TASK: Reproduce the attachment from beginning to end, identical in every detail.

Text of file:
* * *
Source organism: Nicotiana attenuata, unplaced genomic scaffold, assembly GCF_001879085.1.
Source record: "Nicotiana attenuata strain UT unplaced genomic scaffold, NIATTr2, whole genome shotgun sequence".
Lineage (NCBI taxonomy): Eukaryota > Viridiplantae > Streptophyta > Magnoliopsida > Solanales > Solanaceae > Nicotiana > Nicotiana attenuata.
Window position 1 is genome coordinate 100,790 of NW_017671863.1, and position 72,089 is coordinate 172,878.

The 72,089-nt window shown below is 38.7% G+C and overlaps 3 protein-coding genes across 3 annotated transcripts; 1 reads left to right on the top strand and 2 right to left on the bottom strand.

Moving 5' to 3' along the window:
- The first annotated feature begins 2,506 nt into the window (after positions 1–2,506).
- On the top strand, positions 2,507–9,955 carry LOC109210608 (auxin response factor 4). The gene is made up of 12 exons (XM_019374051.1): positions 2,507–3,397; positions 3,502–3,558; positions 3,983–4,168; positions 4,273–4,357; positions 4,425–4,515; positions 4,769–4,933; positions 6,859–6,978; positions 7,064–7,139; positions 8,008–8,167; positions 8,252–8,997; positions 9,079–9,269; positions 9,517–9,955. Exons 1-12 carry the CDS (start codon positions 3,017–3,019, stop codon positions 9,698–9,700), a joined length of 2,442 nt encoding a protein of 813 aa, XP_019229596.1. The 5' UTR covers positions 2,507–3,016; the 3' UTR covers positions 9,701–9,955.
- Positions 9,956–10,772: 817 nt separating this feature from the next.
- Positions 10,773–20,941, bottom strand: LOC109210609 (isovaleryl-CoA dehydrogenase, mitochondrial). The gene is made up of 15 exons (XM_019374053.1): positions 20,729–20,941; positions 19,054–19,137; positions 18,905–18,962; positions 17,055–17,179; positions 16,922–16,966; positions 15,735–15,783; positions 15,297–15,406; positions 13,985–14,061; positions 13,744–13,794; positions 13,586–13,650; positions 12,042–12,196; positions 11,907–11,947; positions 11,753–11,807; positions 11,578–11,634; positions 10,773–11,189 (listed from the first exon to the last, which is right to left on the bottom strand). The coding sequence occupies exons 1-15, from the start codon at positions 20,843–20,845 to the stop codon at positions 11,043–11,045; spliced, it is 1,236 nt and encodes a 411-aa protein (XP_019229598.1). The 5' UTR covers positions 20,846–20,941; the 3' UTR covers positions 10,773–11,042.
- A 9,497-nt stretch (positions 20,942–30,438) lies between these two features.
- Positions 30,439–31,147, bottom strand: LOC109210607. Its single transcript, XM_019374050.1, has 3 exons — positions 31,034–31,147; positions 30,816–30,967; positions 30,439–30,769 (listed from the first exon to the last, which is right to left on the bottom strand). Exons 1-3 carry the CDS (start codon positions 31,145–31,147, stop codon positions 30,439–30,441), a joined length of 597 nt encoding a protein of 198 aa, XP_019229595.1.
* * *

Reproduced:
Source organism: Nicotiana attenuata, unplaced genomic scaffold, assembly GCF_001879085.1.
Source record: "Nicotiana attenuata strain UT unplaced genomic scaffold, NIATTr2, whole genome shotgun sequence".
Lineage (NCBI taxonomy): Eukaryota > Viridiplantae > Streptophyta > Magnoliopsida > Solanales > Solanaceae > Nicotiana > Nicotiana attenuata.
Window position 1 is genome coordinate 100,790 of NW_017671863.1, and position 72,089 is coordinate 172,878.

The 72,089-nt window shown below is 38.7% G+C and overlaps 3 protein-coding genes across 3 annotated transcripts; 1 reads left to right on the top strand and 2 right to left on the bottom strand.

Moving 5' to 3' along the window:
- The first annotated feature begins 2,506 nt into the window (after positions 1–2,506).
- On the top strand, positions 2,507–9,955 carry LOC109210608 (auxin response factor 4). The gene is made up of 12 exons (XM_019374051.1): positions 2,507–3,397; positions 3,502–3,558; positions 3,983–4,168; positions 4,273–4,357; positions 4,425–4,515; positions 4,769–4,933; positions 6,859–6,978; positions 7,064–7,139; positions 8,008–8,167; positions 8,252–8,997; positions 9,079–9,269; positions 9,517–9,955. Exons 1-12 carry the CDS (start codon positions 3,017–3,019, stop codon positions 9,698–9,700), a joined length of 2,442 nt encoding a protein of 813 aa, XP_019229596.1. The 5' UTR covers positions 2,507–3,016; the 3' UTR covers positions 9,701–9,955.
- Positions 9,956–10,772: 817 nt separating this feature from the next.
- Positions 10,773–20,941, bottom strand: LOC109210609 (isovaleryl-CoA dehydrogenase, mitochondrial). The gene is made up of 15 exons (XM_019374053.1): positions 20,729–20,941; positions 19,054–19,137; positions 18,905–18,962; positions 17,055–17,179; positions 16,922–16,966; positions 15,735–15,783; positions 15,297–15,406; positions 13,985–14,061; positions 13,744–13,794; positions 13,586–13,650; positions 12,042–12,196; positions 11,907–11,947; positions 11,753–11,807; positions 11,578–11,634; positions 10,773–11,189 (listed from the first exon to the last, which is right to left on the bottom strand). The coding sequence occupies exons 1-15, from the start codon at positions 20,843–20,845 to the stop codon at positions 11,043–11,045; spliced, it is 1,236 nt and encodes a 411-aa protein (XP_019229598.1). The 5' UTR covers positions 20,846–20,941; the 3' UTR covers positions 10,773–11,042.
- A 9,497-nt stretch (positions 20,942–30,438) lies between these two features.
- Positions 30,439–31,147, bottom strand: LOC109210607. Its single transcript, XM_019374050.1, has 3 exons — positions 31,034–31,147; positions 30,816–30,967; positions 30,439–30,769 (listed from the first exon to the last, which is right to left on the bottom strand). Exons 1-3 carry the CDS (start codon positions 31,145–31,147, stop codon positions 30,439–30,441), a joined length of 597 nt encoding a protein of 198 aa, XP_019229595.1.